Online Tournament Circuits
THE WEEKLY SHUFFLE, 2006-09-10, by OzoneIt's no secret that the poker boom should be largely attributed to the World Series of Poker, World Poker Tour, and other various tournament poker circuits. With that knowledge in mind, some major online poker rooms have adopted their own prestigious tournament circuits. Let's take a look at three of the biggest online tournament circuits to see how close they come to emulating the real deal:
World Championships of Online Poker (WCOOP)
The WCOOP is the largest poker tournament series held online. This is as close as anything gets to the WSOP on the internet. Already approaching its 5th annual series of tournaments, the WCOOP lures poker's best players to their computers every fall to battle it out for more than $10,000,000 in tournament winnings. This season's schedule features 18 events. New to the schedule, and in line with the WSOP, is a large buy-in H.O.R.S.E. event. This event will cost players a hefty $5,200 to participate and will be hosted by poker pro Barry Greenstein.
The Main Event of the WCOOP is a $2,500+$100 no-limit hold'em tournament. The first year's champion won a mere $65,000 five years ago. Last year, three players made a deal and all walked away with roughly $550,000. This year it is anticipated that the announced payout for first place will flirt with the one million mark. Anyone hoping to get their hands on that money better start practicing quickly; this year's Main Event is Sunday October 1st.
Virtually every major variant of poker is represented on the WCOOP schedule. Buy-in prices range from $215 up to $5,200, though most of the buy-ins are $530 or lower. Thus, the buy-ins are significantly lower than the WSOP, but are still quite pricy. Another parallel between the WCOOP and the WSOP is that all WCOOP event winners are awarded a gold bracelet.
Full Tilt Online Poker Series (FTOPS)
(Full Tilt Poker)
New to the online tournament world, the first annual FTOPS kicked off with roaring popularity this August. Eight events were played in the span of eight days capped with a $500+$35 no-limit hold'em championship. Do not be fooled though; FTOPS is nowhere near the heights of the WCOOP. With the way that Full Tilt is marketing FTOPS, it appears they are trying to compete with PokerStars for direct ownership of largest online series of tournaments. However, Full Tilt's player base is much smaller than that of PokerStars. It's going to be really difficult for Full Tilt if they want to try to compete with PokerStars in the arena of largest online poker circuit. The only poker room that could really accomplish this at this time is Party Poker, and they currently do not have a mock WSOP tournament circuit.
Full Tilt could start taking steps in the right direction to have FTOPS compete with the WCOOP if they made a few changes. First, they need to diversify the buy-ins. Seven of the eight events featured the exact same buy-in, $200+$16. Secondly, they need to add more events and diversify the game selection. If there is one area where Full Tilt has always shined above the rest of the online poker world, it has been in their ability to offer a wide array of different poker games on their network. For example, Full Tilt was the first network to start spreading H.O.R.S.E. games. One of the strengths of the WCOOP is its similarity to the WSOP in that it covers all bases for having each popular poker variant represented in at least one tournament. FTOPS should add some 7-card stud tournaments to their schedule to lure in serious poker players.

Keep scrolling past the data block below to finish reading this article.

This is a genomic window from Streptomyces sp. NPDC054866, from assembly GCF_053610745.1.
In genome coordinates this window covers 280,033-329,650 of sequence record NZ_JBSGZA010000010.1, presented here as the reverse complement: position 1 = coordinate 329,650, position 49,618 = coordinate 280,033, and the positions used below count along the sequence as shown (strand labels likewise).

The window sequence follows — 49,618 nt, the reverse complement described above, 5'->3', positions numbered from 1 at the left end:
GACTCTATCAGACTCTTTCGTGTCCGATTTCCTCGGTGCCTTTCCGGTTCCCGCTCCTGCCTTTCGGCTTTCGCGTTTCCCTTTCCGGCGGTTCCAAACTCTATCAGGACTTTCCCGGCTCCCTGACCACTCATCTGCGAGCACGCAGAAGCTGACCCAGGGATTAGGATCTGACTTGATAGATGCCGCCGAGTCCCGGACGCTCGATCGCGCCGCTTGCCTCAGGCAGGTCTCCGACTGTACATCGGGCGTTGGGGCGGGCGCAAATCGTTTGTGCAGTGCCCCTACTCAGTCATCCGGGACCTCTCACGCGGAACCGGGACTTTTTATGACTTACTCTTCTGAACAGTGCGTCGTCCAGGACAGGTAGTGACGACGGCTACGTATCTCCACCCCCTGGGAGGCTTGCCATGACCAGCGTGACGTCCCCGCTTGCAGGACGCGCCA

Winners of FTOPS events receive a unique gold-colored poker jersey as well as their own custom avatar to use on the network. It will be interesting to monitor the future of FTOPS to see how close they can come to rivaling the WCOOP at the top of the online tournament series world.
This past April, Paradise Poker expanded their "Masters" promotion into a series of major online tournaments. Nine events were played over the course of nine days. The final championship event was a $1,000 buy-in no-limit hold'em tournament. One major criticism of the Masters Series is that six of the nine events were no-limit hold'em tournaments. However, one of these events was a shorthanded (six to a table) tournament,which is something the WCOOP and FTOPS fail to feature.
Another area in which the Masters Series shines above the competition is its featuring of an overall points race. Players who finish in the money in any Masters event are awarded points based on how well they finished. This is similar to the World Series of Poker player of the year award. At the end of the series, the player with the highest points total is awarded a prize package worth $15,000. The top 250 point earners participate in a freeroll tournament with a prize pool worth $25,000; a value of $100 per player.
Yet another unique aspect of the Masters Series is that the Main Event final table is played in the Bahamas. All travel accommodations are paid for in full by Paradise Poker, a value of about $7,500 per player fortunate enough to find themselves at the final table.
The Weekly Shuffle is our Sunday column with our observations and commentary on the poker world. Have an idea for an article? Leave a suggestion on the feedback page.
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